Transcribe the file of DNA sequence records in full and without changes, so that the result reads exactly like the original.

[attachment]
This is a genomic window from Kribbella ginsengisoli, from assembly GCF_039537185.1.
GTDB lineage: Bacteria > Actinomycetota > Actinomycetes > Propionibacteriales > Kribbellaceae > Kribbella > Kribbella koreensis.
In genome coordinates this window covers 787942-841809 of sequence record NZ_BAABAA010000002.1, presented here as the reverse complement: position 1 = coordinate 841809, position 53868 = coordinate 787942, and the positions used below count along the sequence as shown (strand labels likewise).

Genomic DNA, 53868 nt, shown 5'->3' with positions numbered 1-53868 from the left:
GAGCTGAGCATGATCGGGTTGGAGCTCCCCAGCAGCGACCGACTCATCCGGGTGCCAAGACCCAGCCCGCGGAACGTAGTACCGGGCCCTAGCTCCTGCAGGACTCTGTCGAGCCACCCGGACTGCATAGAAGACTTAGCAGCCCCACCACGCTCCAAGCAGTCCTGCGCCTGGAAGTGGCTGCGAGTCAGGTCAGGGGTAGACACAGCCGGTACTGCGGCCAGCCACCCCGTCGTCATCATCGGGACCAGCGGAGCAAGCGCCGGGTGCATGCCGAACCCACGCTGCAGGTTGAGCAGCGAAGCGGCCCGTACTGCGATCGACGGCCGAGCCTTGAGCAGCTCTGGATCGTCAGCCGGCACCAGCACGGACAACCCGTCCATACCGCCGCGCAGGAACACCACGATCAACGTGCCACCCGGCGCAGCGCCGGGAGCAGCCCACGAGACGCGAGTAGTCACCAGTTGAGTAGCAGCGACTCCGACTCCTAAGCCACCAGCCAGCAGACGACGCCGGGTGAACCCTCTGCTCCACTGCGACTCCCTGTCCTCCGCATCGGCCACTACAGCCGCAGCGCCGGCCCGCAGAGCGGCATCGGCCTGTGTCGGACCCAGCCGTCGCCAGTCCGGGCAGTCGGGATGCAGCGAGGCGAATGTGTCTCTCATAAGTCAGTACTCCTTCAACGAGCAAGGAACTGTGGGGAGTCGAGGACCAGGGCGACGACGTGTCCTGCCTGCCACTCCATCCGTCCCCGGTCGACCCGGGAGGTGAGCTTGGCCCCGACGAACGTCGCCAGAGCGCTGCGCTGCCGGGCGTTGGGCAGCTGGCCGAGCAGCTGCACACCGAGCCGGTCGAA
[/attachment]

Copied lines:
This is a genomic window from Kribbella ginsengisoli, from assembly GCF_039537185.1.
GTDB lineage: Bacteria > Actinomycetota > Actinomycetes > Propionibacteriales > Kribbellaceae > Kribbella > Kribbella koreensis.
In genome coordinates this window covers 787942-841809 of sequence record NZ_BAABAA010000002.1, presented here as the reverse complement: position 1 = coordinate 841809, position 53868 = coordinate 787942, and the positions used below count along the sequence as shown (strand labels likewise).

Genomic DNA, 53868 nt, shown 5'->3' with positions numbered 1-53868 from the left:
GAGCTGAGCATGATCGGGTTGGAGCTCCCCAGCAGCGACCGACTCATCCGGGTGCCAAGACCCAGCCCGCGGAACGTAGTACCGGGCCCTAGCTCCTGCAGGACTCTGTCGAGCCACCCGGACTGCATAGAAGACTTAGCAGCCCCACCACGCTCCAAGCAGTCCTGCGCCTGGAAGTGGCTGCGAGTCAGGTCAGGGGTAGACACAGCCGGTACTGCGGCCAGCCACCCCGTCGTCATCATCGGGACCAGCGGAGCAAGCGCCGGGTGCATGCCGAACCCACGCTGCAGGTTGAGCAGCGAAGCGGCCCGTACTGCGATCGACGGCCGAGCCTTGAGCAGCTCTGGATCGTCAGCCGGCACCAGCACGGACAACCCGTCCATACCGCCGCGCAGGAACACCACGATCAACGTGCCACCCGGCGCAGCGCCGGGAGCAGCCCACGAGACGCGAGTAGTCACCAGTTGAGTAGCAGCGACTCCGACTCCTAAGCCACCAGCCAGCAGACGACGCCGGGTGAACCCTCTGCTCCACTGCGACTCCCTGTCCTCCGCATCGGCCACTACAGCCGCAGCGCCGGCCCGCAGAGCGGCATCGGCCTGTGTCGGACCCAGCCGTCGCCAGTCCGGGCAGTCGGGATGCAGCGAGGCGAATGTGTCTCTCATAAGTCAGTACTCCTTCAACGAGCAAGGAACTGTGGGGAGTCGAGGACCAGGGCGACGACGTGTCCTGCCTGCCACTCCATCCGTCCCCGGTCGACCCGGGAGGTGAGCTTGGCCCCGACGAACGTCGCCAGAGCGCTGCGCTGCCGGGCGTTGGGCAGCTGGCCGAGCAGCTGCACACCGAGCCGGTCGAA